So here’s the thing about canned food and shelf life. The condition your storage area is in determines your products viability. Generally, you’ll want a cool dark space for your storage area, kept at no more than 75 degrees, with fresh air circulating at all times. I prefer 60 degrees myself. At temperatures over 75 degrees you’ll quickly degrade your food and shorten the time span for safety. The best option would be to use a root cellar type of storage area, but a pantry will do if you can keep the temps down in it.

You’ll also want to make sure the room is rodent and insect free as well. Long term storage foods are great products, but should be held in reserve for the long haul. In my opinion, a smart plan would be to have regular canned food for immediate use, and while you are using it, grow a vegetable garden. As the vegetable mature, reduce your canned food usage by replacing it with the fresh vegetables. And then, as the regular canned foods dwindle, start to use your long term storage food if you need to.

How safe are canned foods, actually? Normally, very safe. The commercial processing actually sterilized the contents, and in addition neutralizes some of the potential problems such as pesticide residue. Canned food can be considered pretty much safer than fresh foods. There are some things to watch out for, however. For one, if a can hisses loudly or spurts when opened, it may be an indication that the food is spoiled. Most canned foods are vacuum packed and will quite often hiss a bit when opened, but they should never spurt, or spray the liquid inside.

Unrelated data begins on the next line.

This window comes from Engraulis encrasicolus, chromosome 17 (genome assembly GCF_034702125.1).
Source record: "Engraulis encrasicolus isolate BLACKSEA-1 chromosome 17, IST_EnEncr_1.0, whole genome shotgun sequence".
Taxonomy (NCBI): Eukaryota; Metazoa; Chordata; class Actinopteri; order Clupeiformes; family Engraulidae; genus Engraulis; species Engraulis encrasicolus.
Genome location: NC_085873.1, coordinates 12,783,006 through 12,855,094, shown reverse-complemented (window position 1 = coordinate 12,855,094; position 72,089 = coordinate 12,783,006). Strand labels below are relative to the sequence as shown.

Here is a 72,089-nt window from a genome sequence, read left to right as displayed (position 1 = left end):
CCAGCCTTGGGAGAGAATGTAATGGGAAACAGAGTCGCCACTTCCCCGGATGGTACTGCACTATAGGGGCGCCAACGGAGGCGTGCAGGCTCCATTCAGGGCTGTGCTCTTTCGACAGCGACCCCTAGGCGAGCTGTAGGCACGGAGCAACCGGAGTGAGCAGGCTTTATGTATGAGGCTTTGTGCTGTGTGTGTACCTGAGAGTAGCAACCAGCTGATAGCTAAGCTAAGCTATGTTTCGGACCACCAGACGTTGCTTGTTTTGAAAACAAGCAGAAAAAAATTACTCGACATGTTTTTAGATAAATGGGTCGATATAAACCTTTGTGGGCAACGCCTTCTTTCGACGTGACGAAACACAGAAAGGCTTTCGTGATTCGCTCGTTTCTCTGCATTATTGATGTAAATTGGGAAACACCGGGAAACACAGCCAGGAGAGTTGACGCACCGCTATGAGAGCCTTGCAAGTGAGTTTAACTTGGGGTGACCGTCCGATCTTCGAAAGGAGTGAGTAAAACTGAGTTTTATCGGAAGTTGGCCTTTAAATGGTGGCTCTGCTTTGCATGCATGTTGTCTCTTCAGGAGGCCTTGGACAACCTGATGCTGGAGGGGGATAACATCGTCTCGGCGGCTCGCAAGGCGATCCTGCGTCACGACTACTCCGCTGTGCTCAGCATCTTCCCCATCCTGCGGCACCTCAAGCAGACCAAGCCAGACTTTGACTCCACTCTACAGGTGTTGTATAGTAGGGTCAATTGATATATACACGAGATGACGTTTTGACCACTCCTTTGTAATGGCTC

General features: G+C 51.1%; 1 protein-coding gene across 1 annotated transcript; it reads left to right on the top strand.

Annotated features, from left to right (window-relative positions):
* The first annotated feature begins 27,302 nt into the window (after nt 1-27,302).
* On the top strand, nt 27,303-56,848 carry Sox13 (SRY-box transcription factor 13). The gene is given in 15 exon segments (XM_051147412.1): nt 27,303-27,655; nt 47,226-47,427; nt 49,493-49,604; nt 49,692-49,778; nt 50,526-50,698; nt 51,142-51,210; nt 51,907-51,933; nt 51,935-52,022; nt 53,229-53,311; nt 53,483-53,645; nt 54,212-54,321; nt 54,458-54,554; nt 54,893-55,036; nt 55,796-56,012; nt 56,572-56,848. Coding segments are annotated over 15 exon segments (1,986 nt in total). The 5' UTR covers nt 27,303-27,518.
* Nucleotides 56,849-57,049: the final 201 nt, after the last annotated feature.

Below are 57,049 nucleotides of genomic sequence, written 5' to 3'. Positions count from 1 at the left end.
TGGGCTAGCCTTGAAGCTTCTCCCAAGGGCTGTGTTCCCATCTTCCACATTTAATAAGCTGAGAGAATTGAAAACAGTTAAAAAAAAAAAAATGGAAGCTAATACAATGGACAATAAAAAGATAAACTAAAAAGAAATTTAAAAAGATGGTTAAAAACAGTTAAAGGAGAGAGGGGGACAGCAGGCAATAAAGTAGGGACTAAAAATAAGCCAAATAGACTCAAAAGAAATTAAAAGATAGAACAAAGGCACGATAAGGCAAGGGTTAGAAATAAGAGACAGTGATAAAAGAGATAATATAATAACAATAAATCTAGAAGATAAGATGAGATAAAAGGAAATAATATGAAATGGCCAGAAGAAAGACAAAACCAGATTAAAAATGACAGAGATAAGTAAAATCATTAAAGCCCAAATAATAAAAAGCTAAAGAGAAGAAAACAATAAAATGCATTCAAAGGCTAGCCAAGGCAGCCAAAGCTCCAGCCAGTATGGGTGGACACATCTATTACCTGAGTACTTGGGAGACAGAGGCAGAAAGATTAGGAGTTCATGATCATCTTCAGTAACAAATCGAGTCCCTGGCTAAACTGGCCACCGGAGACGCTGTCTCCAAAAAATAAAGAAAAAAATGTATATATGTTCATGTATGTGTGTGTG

Rust or dents do not affect the contents of the can as long as the can does not leak, but if the can is leaking, or if the ends are bulged, the food should not be used. Crushed and dented cans are sold all the time by off price retailers, or in discounted bins at your local grocer, and they are usually fine. I would stay away from sharply creased cans though as this could be an indication of potential future leakage. Also, if you notice a foul or different odor than normal, don’t trust it. Sometimes canned food gone bad will be seriously discolored, but remember that as the food ages there will be some breakdown in quality, so discoloration should not be used as your only clue, unless the discoloration is really off.

Once you’ve opened your canned goods, transfer them to another storage container, especially with the high acid products such as tomato sauces and pastes. The acids will interact with the metal cans once oxygen enters the picture and cause some problems you really don’t want to deal with. Use the product as quickly as possible after opening by cooking it right off, and consuming it after cooking. Remember that if there is a major meltdown, there will be no power to keep things cool.

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  1. Mario says:

    Good information and very useful. Thanks